On 30 September 2016, UNU will host “Making Enemies: The Paranoid Style in the Middle East and Elsewhere”, a conversation with Max Rodenbeck, South Asia Bureau Chief for The Economist. This event will start at 6:30 p.m. at UNU Headquarters in Tokyo.
Fifty years ago, American historian Richard Hofstadter published a seminal paper about the dangerous influence of what he called ‘The Paranoid Style’ in American politics. This style has clearly not disappeared, but perhaps nowhere does paranoia dominate politics so much as in the Middle East. Among the many causes of the overlapping, seemingly intractable and currently devastating crises in this unstable region, one that is often overlooked is the tendency for governing elites in the Middle East to blow out of proportion the dangers that surround them, and in a sense create their own enemies. How does this dynamic work, why is it so prevalent, and how might it be better contained?
Max Rodenbeck will join UNU Rector David M. Malone for a conversation examining recent and current conflicts in the Middle East, such as the Israeli-Palestinian struggle, the Saudi Arabian intervention in Yemen, and the wider tensions between Sunni and Shia Muslims. The conversation will consider how these conflicts have been exacerbated by fears of an ‘other’ that are in good part built on self-serving exaggerations and distortions.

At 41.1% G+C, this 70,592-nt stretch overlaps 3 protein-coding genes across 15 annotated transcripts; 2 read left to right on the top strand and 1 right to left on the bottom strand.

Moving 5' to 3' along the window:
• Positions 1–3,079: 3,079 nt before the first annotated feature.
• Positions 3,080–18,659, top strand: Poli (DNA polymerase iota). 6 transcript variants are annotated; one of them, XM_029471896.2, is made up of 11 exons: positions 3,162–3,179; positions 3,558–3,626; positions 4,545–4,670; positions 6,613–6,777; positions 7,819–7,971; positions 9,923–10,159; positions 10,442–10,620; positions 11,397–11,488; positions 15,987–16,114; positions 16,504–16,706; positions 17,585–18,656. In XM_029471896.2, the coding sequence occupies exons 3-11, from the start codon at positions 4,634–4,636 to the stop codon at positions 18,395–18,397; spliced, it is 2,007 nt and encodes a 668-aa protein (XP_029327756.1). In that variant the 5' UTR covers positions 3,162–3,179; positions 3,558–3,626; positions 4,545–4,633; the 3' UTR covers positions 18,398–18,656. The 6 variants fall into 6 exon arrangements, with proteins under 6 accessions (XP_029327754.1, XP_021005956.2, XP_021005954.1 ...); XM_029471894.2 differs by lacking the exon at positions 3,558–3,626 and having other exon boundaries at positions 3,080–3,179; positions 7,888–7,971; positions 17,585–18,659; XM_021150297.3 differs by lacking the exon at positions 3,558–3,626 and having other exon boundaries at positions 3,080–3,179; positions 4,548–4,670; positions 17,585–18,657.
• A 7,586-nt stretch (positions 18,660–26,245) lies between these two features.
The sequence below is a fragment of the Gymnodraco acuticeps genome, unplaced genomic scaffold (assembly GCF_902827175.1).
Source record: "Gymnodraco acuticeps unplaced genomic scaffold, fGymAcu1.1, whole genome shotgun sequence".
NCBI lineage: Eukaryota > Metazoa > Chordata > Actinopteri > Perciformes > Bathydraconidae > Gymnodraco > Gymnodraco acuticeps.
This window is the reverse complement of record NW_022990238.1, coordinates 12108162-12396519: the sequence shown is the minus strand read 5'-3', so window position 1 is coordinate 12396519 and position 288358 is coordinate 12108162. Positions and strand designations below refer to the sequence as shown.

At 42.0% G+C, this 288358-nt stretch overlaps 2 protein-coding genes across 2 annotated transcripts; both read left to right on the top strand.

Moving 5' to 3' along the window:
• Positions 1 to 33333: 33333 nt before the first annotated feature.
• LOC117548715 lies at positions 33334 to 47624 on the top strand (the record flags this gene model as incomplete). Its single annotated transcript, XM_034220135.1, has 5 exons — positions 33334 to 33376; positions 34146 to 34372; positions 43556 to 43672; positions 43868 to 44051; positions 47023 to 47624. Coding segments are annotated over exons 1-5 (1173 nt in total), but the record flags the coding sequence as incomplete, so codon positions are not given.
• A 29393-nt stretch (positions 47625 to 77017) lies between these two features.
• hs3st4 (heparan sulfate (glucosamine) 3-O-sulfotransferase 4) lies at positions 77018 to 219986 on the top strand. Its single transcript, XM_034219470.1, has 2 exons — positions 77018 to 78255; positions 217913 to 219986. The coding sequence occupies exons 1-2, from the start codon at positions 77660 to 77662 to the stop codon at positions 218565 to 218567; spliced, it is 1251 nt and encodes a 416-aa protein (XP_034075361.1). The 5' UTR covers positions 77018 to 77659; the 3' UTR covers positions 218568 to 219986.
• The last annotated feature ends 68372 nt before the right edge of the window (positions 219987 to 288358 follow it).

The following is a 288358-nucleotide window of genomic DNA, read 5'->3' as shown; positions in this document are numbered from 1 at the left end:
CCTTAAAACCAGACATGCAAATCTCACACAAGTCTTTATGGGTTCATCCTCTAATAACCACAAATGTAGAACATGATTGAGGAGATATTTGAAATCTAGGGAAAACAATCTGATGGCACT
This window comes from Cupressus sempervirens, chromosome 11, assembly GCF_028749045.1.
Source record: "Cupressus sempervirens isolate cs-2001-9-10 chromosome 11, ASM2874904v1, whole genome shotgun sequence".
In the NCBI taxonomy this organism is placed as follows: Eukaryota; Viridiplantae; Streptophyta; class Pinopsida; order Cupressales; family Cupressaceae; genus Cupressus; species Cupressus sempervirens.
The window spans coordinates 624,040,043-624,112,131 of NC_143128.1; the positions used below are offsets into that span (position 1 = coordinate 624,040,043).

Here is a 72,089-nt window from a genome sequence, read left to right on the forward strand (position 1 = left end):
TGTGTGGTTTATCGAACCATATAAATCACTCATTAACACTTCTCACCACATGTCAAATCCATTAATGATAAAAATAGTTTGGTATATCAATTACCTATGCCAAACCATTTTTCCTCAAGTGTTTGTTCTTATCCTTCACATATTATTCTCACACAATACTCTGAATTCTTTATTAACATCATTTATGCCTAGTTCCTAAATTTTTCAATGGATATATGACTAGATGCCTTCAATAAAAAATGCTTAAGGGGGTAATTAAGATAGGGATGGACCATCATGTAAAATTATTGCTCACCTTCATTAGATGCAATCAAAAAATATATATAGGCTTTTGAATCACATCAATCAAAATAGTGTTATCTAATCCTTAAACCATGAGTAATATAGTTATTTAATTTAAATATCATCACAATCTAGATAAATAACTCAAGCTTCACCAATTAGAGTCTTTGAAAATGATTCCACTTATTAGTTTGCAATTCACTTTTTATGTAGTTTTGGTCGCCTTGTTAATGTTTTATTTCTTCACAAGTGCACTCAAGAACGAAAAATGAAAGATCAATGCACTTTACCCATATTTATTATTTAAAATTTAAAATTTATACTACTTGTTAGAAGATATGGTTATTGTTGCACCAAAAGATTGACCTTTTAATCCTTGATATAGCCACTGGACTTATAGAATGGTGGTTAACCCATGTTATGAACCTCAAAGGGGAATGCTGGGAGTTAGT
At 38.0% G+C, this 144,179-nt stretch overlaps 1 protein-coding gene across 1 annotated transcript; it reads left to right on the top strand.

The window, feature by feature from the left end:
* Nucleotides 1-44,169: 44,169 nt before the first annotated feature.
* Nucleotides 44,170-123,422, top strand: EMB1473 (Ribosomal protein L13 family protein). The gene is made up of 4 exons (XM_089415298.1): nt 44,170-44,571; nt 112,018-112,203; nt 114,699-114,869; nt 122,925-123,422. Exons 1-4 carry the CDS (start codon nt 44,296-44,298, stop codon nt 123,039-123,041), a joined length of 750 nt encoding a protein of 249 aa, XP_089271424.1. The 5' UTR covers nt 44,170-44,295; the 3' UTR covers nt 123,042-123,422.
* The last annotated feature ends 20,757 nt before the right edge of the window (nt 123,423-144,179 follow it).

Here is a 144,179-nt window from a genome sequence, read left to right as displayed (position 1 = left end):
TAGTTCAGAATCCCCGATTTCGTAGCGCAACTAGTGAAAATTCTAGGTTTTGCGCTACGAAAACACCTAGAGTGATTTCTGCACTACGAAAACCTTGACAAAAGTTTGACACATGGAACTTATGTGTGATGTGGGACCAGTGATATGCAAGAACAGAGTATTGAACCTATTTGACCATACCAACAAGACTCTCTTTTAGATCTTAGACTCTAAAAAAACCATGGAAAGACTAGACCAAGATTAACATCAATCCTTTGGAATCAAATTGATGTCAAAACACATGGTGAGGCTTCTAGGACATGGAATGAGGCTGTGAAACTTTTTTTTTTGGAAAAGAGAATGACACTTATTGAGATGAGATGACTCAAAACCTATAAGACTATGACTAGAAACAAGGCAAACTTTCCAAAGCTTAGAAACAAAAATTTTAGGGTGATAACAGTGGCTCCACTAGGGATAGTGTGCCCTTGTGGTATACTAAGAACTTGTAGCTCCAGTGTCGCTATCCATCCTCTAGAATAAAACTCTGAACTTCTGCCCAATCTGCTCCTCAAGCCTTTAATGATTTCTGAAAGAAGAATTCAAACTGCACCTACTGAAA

The UNU Conversation Series aims to foster audience participation: you are encouraged to engage with the speakers during the conversation and at the reception that will follow, where all audience members are invited to enjoy the food and drinks that will be served while exchanging ideas and making new contacts.
Please note that this event will be in English only; Japanese interpretation will not be provided. Advance registration (by 29 September) is required. Please click on the REGISTER button above to access the online registration page.
Max Rodenbeck is an American journalist and author, currently working in New Delhi as South Asia Bureau Chief for The Economist.
Mr Rodenbeck grew up in Cairo, and began his career in journalism in the 1980s, reporting from Egypt, Iraq, Algeria, Israel and Lebanon. He began writing for The Economist in 1989.
From 2000 to 2015, he served as Middle East Bureau Chief for The Economist, covering such events as the 2003 invasion of Iraq, the Arab Spring, the eruption of ISIS, the rise to power of Recep Tayyep Erdogan in Turkey, and the elections in Iran. He has also written on the ongoing crises in Libya, Yemen, and Syria.
A frequent contributor to The New York Review of Books, his own book “Cairo: The City Victorious” — a history and portrait of the Egyptian capital — has been published in eight languages.
2F Reception Hall
United Nations University
53-70, Jingumae 5-chome
Shibuya-ku, Tokyo 150-8925